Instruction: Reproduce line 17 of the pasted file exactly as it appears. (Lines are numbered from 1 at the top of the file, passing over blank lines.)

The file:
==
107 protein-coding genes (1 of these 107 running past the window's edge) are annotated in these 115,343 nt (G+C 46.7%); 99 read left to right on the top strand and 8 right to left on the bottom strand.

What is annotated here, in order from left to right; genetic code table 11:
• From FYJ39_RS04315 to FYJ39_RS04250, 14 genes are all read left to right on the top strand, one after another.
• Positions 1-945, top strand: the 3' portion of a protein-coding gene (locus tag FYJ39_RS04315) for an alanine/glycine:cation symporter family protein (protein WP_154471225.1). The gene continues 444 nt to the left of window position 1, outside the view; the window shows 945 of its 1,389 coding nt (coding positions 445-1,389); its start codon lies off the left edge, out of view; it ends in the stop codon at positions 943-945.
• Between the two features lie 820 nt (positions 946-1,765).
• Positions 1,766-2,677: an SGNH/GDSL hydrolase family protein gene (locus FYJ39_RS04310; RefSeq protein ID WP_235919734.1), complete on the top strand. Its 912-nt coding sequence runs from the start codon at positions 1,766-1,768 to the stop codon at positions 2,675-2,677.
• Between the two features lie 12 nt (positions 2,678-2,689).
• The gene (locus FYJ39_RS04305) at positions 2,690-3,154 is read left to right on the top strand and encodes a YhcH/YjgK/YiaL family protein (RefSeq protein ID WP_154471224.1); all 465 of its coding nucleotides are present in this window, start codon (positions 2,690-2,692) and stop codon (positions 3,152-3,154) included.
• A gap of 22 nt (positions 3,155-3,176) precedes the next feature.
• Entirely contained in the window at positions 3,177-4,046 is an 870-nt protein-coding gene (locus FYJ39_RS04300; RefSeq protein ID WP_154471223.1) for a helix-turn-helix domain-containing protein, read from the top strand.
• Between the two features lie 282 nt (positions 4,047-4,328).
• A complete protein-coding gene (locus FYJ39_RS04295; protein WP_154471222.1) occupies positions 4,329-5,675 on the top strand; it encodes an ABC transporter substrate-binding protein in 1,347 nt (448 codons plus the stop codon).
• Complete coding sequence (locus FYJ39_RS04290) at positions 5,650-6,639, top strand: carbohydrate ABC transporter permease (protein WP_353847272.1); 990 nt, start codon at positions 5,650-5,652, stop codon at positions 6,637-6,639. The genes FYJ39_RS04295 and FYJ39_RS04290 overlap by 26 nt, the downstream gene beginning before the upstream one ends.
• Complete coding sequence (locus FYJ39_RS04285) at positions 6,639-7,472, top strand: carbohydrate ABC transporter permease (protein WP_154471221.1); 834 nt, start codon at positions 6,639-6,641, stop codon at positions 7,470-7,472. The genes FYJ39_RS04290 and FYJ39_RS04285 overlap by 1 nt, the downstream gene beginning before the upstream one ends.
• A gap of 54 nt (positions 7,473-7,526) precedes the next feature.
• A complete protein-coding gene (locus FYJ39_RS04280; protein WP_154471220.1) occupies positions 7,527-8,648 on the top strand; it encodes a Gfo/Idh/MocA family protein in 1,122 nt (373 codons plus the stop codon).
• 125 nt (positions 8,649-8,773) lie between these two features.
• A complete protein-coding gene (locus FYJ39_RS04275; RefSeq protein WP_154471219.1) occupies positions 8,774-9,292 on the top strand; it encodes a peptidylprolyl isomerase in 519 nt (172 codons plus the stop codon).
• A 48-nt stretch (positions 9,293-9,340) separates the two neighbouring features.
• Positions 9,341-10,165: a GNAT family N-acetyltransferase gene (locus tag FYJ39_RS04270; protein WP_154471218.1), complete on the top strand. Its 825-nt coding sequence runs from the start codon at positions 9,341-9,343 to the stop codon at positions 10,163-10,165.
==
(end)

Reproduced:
• 125 nt (positions 8,649-8,773) lie between these two features.